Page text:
To read entire press release: www.news.upenn.edu

 
Press Release: Amyndas’ lead candidate AMY-101 receives orphan drug status from the FDA and the EMA for the treatment of C3 glomerulopathy

March 4, 2016

Amyndas Pharmaceuticals SA recently announced that its lead candidate, the C3 complement inhibitor AMY-101, has been granted orphan designation by the European Medicines Agency (EMA) and the U.S. FDA for the treatment of C3 glomerulopathy (C3G). Specifically, AMY-101 is the first drug to be granted an orphan drug status by the EMA and the U.S. FDA for the indication of C3G. Currently, there is no treatment for C3G. Since the pathology of C3G is due to malfunction of the alternative pathway (AP) of complement, inhibition of complement component C3 is a promising strategy for the development of an effective treatment. Indeed, recent studies have shown that AMY-101 inhibits complement dysregulation in C3G in vitro, presenting a promising therapeutic opportunity and potentially a major advancement for patients with C3G.

To read entire press release: www.fiercepharma.com

 
Press Release: The Aplastic Anemia & MDS International Foundation supports Amyndas Pharmaceuticals’ novel complement inhibitor AMY-101

September 23, 2015

The Aplastic Anemia & MDS International Foundation (AA&MDSIF) is endorsing the clinical development of Amyndas’ lead candidate AMY-101, as a novel treatment for paroxysmal nocturnal hemoglobinuria (PNH). The AA&MDSIF has awarded Dr. Risitano (Federico II University) and Dr. Calado (University of Sao Paolo) a grant to fund the first clinical trial of AMY-101 in untreated PNH patients. Both are distinguished experts in PNH research. Following extensive pre-clinical development and evaluation, AMY-101 was found to provide complete and sustained complement inhibition. The C3 complement inhibitor is expected to be effective in patients suffering from PNH, even those who do not fully benefit from the current complement-directed standard treatment.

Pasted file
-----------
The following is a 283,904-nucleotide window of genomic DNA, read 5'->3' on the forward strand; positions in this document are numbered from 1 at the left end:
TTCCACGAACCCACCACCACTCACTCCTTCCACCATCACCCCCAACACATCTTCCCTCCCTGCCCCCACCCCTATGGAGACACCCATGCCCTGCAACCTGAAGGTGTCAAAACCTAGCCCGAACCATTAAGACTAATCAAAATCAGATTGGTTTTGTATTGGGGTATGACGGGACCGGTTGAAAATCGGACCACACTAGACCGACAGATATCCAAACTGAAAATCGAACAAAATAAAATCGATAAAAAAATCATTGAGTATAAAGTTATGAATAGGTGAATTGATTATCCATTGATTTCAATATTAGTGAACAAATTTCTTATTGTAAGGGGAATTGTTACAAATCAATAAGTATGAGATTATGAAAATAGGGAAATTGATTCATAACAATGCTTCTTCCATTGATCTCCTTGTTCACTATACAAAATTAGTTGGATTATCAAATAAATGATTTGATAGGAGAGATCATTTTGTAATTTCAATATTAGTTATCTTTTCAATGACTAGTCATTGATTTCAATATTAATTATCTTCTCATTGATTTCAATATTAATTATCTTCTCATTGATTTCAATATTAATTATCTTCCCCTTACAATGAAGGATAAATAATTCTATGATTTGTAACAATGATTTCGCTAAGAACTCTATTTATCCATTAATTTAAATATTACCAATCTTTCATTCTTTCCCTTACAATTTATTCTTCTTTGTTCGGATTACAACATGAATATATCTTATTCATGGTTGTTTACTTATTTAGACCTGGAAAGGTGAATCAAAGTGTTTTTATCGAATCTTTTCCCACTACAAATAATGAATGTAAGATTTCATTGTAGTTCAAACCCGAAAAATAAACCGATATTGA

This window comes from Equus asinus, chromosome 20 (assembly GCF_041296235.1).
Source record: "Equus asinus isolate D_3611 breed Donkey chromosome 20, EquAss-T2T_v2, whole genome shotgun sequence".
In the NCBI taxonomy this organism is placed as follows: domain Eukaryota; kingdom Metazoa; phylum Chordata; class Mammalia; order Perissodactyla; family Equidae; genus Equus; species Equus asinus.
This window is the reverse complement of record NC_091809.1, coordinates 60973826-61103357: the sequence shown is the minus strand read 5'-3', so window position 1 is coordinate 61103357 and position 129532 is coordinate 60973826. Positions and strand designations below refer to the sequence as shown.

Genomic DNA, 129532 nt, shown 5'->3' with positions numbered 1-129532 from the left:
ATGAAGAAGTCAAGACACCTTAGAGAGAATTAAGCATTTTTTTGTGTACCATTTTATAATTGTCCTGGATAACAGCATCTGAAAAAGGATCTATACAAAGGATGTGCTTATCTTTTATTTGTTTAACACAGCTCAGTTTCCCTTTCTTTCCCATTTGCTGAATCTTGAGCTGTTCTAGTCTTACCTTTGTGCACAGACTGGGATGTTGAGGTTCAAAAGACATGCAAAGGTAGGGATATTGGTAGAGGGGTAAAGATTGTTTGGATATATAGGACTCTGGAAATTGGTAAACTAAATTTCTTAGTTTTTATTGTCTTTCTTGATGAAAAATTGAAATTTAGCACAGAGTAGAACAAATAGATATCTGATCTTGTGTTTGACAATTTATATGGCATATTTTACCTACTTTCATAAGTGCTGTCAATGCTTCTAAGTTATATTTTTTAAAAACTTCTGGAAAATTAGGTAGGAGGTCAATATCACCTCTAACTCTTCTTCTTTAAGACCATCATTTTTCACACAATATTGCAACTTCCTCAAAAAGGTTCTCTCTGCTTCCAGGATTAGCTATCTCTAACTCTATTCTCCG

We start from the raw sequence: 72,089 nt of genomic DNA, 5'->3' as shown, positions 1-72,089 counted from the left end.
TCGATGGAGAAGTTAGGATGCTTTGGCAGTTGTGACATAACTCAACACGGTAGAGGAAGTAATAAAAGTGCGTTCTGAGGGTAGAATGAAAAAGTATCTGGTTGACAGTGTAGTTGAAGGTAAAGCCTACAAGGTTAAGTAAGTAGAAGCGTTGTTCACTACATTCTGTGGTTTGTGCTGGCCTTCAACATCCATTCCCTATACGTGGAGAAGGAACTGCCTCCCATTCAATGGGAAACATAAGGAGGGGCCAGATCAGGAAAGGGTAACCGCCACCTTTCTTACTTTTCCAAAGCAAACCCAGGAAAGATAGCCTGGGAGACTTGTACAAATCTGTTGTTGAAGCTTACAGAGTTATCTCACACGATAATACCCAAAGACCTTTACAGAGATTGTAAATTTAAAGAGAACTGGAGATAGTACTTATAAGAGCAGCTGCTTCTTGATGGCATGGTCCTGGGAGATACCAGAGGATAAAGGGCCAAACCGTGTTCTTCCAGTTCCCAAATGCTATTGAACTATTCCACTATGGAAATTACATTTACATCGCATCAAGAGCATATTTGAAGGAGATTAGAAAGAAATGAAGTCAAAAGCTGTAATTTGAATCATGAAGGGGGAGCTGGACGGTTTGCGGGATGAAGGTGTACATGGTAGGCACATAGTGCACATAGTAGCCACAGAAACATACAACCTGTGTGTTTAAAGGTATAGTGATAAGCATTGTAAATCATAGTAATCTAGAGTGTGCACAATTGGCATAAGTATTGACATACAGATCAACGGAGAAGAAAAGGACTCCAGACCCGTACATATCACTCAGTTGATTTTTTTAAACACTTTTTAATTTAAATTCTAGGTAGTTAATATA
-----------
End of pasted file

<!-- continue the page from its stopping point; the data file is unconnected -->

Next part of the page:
To read entire press release: www.fiercepharma.com

 
Press Release: What’s eating the erythrocytes?

July 9, 2015

A recently published study in Blood has given more support to “the concept that complement inhibition at the level of C3 rather than C5 will hopefully confer better therapeutic benefits for PNH patients because it will prevent destruction of red blood cells both inside and outside of vessels.” Such a therapeutic possibility is compstatin, a C3 inhibitor drug in development that was recently licensed by Amyndas Pharmaceuticals. Clinical trials for the resulting drug candidate are set for 2015 and 2016.

To read entire press release: news.pennmedicine.org